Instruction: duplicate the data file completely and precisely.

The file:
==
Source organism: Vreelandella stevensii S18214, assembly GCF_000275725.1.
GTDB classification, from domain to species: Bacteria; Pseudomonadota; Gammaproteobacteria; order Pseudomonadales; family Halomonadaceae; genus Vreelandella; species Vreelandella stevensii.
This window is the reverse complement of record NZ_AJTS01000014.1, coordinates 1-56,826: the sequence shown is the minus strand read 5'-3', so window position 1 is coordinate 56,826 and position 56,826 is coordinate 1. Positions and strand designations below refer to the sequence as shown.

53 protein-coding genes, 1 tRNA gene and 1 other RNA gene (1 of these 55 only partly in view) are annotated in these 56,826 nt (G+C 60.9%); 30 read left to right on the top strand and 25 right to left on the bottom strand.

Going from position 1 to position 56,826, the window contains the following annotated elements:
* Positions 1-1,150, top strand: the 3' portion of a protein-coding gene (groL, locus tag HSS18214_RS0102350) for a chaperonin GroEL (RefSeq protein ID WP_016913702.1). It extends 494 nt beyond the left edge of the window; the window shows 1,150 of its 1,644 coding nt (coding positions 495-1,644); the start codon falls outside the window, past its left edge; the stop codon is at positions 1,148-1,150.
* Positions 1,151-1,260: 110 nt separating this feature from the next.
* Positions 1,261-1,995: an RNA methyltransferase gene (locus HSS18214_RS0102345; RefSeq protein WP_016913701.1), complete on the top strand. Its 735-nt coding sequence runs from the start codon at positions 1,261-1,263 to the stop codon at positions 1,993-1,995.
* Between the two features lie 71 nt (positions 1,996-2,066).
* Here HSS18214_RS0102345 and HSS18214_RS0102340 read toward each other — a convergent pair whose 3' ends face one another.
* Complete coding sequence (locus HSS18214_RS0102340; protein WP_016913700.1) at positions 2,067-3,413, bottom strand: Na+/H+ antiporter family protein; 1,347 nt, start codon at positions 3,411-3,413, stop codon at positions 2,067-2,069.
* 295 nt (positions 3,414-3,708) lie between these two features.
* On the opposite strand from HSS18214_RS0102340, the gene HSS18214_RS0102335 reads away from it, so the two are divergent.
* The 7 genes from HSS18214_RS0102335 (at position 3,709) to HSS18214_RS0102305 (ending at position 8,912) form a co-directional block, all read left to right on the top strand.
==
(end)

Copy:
Source organism: Vreelandella stevensii S18214, assembly GCF_000275725.1.
GTDB classification, from domain to species: Bacteria; Pseudomonadota; Gammaproteobacteria; order Pseudomonadales; family Halomonadaceae; genus Vreelandella; species Vreelandella stevensii.
This window is the reverse complement of record NZ_AJTS01000014.1, coordinates 1-56,826: the sequence shown is the minus strand read 5'-3', so window position 1 is coordinate 56,826 and position 56,826 is coordinate 1. Positions and strand designations below refer to the sequence as shown.

53 protein-coding genes, 1 tRNA gene and 1 other RNA gene (1 of these 55 only partly in view) are annotated in these 56,826 nt (G+C 60.9%); 30 read left to right on the top strand and 25 right to left on the bottom strand.

Going from position 1 to position 56,826, the window contains the following annotated elements:
* Positions 1-1,150, top strand: the 3' portion of a protein-coding gene (groL, locus tag HSS18214_RS0102350) for a chaperonin GroEL (RefSeq protein ID WP_016913702.1). It extends 494 nt beyond the left edge of the window; the window shows 1,150 of its 1,644 coding nt (coding positions 495-1,644); the start codon falls outside the window, past its left edge; the stop codon is at positions 1,148-1,150.
* Positions 1,151-1,260: 110 nt separating this feature from the next.
* Positions 1,261-1,995: an RNA methyltransferase gene (locus HSS18214_RS0102345; RefSeq protein WP_016913701.1), complete on the top strand. Its 735-nt coding sequence runs from the start codon at positions 1,261-1,263 to the stop codon at positions 1,993-1,995.
* Between the two features lie 71 nt (positions 1,996-2,066).
* Here HSS18214_RS0102345 and HSS18214_RS0102340 read toward each other — a convergent pair whose 3' ends face one another.
* Complete coding sequence (locus HSS18214_RS0102340; protein WP_016913700.1) at positions 2,067-3,413, bottom strand: Na+/H+ antiporter family protein; 1,347 nt, start codon at positions 3,411-3,413, stop codon at positions 2,067-2,069.
* 295 nt (positions 3,414-3,708) lie between these two features.
* On the opposite strand from HSS18214_RS0102340, the gene HSS18214_RS0102335 reads away from it, so the two are divergent.
* The 7 genes from HSS18214_RS0102335 (at position 3,709) to HSS18214_RS0102305 (ending at position 8,912) form a co-directional block, all read left to right on the top strand.